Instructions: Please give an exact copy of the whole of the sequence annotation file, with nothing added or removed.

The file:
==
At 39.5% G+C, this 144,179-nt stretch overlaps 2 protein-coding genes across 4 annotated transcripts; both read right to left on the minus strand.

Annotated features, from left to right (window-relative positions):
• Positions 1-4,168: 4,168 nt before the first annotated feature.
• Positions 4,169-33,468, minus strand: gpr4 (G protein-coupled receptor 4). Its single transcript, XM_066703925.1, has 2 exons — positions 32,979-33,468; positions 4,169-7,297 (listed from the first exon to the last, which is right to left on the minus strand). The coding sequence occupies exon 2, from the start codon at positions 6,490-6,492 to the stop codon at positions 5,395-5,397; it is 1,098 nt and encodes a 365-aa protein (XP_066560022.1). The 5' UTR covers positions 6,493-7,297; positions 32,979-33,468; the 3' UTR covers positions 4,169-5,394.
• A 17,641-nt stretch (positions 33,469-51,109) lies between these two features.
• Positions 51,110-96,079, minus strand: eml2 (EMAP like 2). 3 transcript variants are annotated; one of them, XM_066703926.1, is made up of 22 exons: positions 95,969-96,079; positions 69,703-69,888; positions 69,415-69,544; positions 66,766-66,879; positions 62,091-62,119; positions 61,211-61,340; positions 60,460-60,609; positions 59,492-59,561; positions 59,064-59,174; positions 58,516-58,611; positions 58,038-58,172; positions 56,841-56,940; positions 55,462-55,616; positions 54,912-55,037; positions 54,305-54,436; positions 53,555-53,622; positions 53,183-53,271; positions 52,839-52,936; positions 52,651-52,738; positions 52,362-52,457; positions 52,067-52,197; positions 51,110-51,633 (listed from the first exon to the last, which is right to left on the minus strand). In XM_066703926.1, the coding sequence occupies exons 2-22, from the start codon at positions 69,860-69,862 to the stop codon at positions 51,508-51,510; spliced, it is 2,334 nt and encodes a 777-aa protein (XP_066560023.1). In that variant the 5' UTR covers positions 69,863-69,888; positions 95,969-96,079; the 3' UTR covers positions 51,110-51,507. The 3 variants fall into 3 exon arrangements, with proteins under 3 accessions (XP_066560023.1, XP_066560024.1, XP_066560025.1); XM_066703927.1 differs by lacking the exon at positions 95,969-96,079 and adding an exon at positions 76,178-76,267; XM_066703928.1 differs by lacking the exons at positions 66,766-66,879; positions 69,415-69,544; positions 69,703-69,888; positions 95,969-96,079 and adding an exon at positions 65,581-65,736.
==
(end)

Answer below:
At 39.5% G+C, this 144,179-nt stretch overlaps 2 protein-coding genes across 4 annotated transcripts; both read right to left on the minus strand.

Annotated features, from left to right (window-relative positions):
• Positions 1-4,168: 4,168 nt before the first annotated feature.
• Positions 4,169-33,468, minus strand: gpr4 (G protein-coupled receptor 4). Its single transcript, XM_066703925.1, has 2 exons — positions 32,979-33,468; positions 4,169-7,297 (listed from the first exon to the last, which is right to left on the minus strand). The coding sequence occupies exon 2, from the start codon at positions 6,490-6,492 to the stop codon at positions 5,395-5,397; it is 1,098 nt and encodes a 365-aa protein (XP_066560022.1). The 5' UTR covers positions 6,493-7,297; positions 32,979-33,468; the 3' UTR covers positions 4,169-5,394.
• A 17,641-nt stretch (positions 33,469-51,109) lies between these two features.
• Positions 51,110-96,079, minus strand: eml2 (EMAP like 2). 3 transcript variants are annotated; one of them, XM_066703926.1, is made up of 22 exons: positions 95,969-96,079; positions 69,703-69,888; positions 69,415-69,544; positions 66,766-66,879; positions 62,091-62,119; positions 61,211-61,340; positions 60,460-60,609; positions 59,492-59,561; positions 59,064-59,174; positions 58,516-58,611; positions 58,038-58,172; positions 56,841-56,940; positions 55,462-55,616; positions 54,912-55,037; positions 54,305-54,436; positions 53,555-53,622; positions 53,183-53,271; positions 52,839-52,936; positions 52,651-52,738; positions 52,362-52,457; positions 52,067-52,197; positions 51,110-51,633 (listed from the first exon to the last, which is right to left on the minus strand). In XM_066703926.1, the coding sequence occupies exons 2-22, from the start codon at positions 69,860-69,862 to the stop codon at positions 51,508-51,510; spliced, it is 2,334 nt and encodes a 777-aa protein (XP_066560023.1). In that variant the 5' UTR covers positions 69,863-69,888; positions 95,969-96,079; the 3' UTR covers positions 51,110-51,507. The 3 variants fall into 3 exon arrangements, with proteins under 3 accessions (XP_066560023.1, XP_066560024.1, XP_066560025.1); XM_066703927.1 differs by lacking the exon at positions 95,969-96,079 and adding an exon at positions 76,178-76,267; XM_066703928.1 differs by lacking the exons at positions 66,766-66,879; positions 69,415-69,544; positions 69,703-69,888; positions 95,969-96,079 and adding an exon at positions 65,581-65,736.